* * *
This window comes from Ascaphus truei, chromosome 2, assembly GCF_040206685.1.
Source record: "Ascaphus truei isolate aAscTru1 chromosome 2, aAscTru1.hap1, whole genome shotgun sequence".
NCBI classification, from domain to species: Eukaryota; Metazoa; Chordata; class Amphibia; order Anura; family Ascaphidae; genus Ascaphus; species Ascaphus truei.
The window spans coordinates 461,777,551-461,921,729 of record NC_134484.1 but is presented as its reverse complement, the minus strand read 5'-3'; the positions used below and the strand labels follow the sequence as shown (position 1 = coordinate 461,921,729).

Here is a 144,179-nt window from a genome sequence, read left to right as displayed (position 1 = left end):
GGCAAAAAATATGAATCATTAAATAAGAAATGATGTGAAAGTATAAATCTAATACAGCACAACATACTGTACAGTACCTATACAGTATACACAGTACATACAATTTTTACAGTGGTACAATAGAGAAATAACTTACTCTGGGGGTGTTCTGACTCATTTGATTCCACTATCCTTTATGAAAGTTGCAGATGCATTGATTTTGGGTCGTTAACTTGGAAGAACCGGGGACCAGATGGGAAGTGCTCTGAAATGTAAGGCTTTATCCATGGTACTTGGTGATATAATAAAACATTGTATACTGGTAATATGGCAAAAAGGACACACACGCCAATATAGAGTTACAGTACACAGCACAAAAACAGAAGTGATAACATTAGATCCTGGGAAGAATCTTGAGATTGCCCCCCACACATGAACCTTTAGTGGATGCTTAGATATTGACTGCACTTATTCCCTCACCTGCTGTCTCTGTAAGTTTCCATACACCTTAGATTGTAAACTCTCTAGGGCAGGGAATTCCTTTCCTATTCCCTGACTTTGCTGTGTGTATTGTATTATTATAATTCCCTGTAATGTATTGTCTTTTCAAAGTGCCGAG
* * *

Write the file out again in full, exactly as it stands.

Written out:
This window comes from Ascaphus truei, chromosome 2, assembly GCF_040206685.1.
Source record: "Ascaphus truei isolate aAscTru1 chromosome 2, aAscTru1.hap1, whole genome shotgun sequence".
NCBI classification, from domain to species: Eukaryota; Metazoa; Chordata; class Amphibia; order Anura; family Ascaphidae; genus Ascaphus; species Ascaphus truei.
The window spans coordinates 461,777,551-461,921,729 of record NC_134484.1 but is presented as its reverse complement, the minus strand read 5'-3'; the positions used below and the strand labels follow the sequence as shown (position 1 = coordinate 461,921,729).

Here is a 144,179-nt window from a genome sequence, read left to right as displayed (position 1 = left end):
GGCAAAAAATATGAATCATTAAATAAGAAATGATGTGAAAGTATAAATCTAATACAGCACAACATACTGTACAGTACCTATACAGTATACACAGTACATACAATTTTTACAGTGGTACAATAGAGAAATAACTTACTCTGGGGGTGTTCTGACTCATTTGATTCCACTATCCTTTATGAAAGTTGCAGATGCATTGATTTTGGGTCGTTAACTTGGAAGAACCGGGGACCAGATGGGAAGTGCTCTGAAATGTAAGGCTTTATCCATGGTACTTGGTGATATAATAAAACATTGTATACTGGTAATATGGCAAAAAGGACACACACGCCAATATAGAGTTACAGTACACAGCACAAAAACAGAAGTGATAACATTAGATCCTGGGAAGAATCTTGAGATTGCCCCCCACACATGAACCTTTAGTGGATGCTTAGATATTGACTGCACTTATTCCCTCACCTGCTGTCTCTGTAAGTTTCCATACACCTTAGATTGTAAACTCTCTAGGGCAGGGAATTCCTTTCCTATTCCCTGACTTTGCTGTGTGTATTGTATTATTATAATTCCCTGTAATGTATTGTCTTTTCAAAGTGCCGAG